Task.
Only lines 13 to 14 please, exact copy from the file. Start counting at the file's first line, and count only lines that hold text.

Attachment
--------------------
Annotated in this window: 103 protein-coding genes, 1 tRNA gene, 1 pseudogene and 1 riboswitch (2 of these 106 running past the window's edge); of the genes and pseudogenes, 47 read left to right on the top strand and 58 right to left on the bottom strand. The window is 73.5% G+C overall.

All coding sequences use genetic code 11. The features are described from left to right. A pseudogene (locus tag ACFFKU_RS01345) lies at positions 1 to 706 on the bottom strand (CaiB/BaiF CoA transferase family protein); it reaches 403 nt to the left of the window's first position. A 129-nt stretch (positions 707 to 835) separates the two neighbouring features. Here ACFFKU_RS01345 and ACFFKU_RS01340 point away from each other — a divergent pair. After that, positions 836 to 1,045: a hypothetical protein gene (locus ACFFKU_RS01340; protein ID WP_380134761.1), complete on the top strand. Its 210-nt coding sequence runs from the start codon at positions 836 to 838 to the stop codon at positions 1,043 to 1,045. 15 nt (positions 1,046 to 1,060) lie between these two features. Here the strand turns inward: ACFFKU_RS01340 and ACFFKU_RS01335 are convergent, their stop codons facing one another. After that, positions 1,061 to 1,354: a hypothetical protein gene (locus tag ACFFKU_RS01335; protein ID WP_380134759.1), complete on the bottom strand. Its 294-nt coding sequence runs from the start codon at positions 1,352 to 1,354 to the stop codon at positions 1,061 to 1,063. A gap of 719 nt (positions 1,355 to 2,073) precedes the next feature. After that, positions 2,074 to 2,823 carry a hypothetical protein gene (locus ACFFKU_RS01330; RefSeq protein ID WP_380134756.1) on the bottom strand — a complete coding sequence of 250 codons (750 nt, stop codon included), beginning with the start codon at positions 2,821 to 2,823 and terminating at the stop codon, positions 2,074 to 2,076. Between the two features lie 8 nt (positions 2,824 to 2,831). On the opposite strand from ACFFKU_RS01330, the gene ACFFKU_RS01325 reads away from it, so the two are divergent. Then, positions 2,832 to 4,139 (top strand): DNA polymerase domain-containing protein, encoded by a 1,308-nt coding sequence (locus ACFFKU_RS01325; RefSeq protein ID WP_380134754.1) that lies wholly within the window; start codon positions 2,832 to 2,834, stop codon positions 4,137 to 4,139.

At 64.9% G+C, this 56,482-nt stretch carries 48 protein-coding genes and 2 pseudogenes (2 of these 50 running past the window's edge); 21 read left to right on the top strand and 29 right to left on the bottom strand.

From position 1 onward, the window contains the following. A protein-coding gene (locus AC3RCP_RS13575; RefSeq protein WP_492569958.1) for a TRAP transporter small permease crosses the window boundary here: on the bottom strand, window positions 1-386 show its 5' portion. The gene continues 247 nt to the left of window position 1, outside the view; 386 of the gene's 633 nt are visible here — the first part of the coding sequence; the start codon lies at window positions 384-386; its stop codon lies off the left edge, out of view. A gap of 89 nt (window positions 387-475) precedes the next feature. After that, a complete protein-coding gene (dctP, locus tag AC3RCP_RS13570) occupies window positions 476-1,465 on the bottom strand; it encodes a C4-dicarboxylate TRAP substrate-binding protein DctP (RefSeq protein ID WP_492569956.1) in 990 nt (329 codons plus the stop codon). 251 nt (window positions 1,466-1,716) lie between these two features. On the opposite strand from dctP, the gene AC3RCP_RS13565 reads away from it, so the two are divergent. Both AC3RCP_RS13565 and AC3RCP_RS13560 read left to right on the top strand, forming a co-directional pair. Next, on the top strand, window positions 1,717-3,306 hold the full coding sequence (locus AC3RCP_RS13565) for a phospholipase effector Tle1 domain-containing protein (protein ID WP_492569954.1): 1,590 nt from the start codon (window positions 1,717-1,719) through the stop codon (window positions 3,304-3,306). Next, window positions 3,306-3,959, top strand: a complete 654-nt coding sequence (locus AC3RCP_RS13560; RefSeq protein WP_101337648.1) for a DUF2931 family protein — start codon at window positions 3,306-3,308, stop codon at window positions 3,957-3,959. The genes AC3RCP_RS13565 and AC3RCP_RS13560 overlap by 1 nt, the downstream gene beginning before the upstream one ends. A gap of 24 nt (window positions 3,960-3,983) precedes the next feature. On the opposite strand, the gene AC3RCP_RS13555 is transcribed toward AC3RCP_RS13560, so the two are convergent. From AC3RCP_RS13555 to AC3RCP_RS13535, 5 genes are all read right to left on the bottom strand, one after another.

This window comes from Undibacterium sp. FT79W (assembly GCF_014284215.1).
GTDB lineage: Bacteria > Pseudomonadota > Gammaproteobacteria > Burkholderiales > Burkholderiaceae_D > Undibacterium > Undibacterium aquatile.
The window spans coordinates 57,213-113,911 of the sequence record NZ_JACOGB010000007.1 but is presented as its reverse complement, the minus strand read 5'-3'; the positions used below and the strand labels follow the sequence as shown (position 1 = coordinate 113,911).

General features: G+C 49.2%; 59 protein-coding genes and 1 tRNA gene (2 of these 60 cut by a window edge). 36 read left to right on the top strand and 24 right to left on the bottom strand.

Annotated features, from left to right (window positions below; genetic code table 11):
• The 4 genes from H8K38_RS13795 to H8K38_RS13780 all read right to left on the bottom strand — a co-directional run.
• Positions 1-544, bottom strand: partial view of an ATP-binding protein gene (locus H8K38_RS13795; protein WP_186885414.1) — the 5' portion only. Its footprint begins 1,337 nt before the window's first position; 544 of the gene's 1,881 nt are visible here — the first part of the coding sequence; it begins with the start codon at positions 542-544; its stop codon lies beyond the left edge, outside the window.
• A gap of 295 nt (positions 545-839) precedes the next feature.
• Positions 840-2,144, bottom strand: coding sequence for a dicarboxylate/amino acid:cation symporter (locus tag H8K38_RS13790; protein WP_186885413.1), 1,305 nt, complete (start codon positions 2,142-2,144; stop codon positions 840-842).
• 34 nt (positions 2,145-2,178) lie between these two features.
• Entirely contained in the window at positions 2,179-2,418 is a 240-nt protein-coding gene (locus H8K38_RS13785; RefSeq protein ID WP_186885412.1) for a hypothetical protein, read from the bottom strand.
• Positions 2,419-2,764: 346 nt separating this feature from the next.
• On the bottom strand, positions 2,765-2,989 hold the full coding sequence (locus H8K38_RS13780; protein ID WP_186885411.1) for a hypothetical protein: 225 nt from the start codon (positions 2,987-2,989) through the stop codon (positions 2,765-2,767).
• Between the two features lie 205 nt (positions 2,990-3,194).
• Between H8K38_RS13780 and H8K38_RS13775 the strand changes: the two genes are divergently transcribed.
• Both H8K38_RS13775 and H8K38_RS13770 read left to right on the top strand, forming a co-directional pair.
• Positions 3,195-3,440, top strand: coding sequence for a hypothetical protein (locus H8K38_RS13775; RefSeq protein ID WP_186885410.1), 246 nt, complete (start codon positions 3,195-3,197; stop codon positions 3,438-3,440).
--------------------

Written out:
• Positions 840-2,144, bottom strand: coding sequence for a dicarboxylate/amino acid:cation symporter (locus tag H8K38_RS13790; protein WP_186885413.1), 1,305 nt, complete (start codon positions 2,142-2,144; stop codon positions 840-842).
• 34 nt (positions 2,145-2,178) lie between these two features.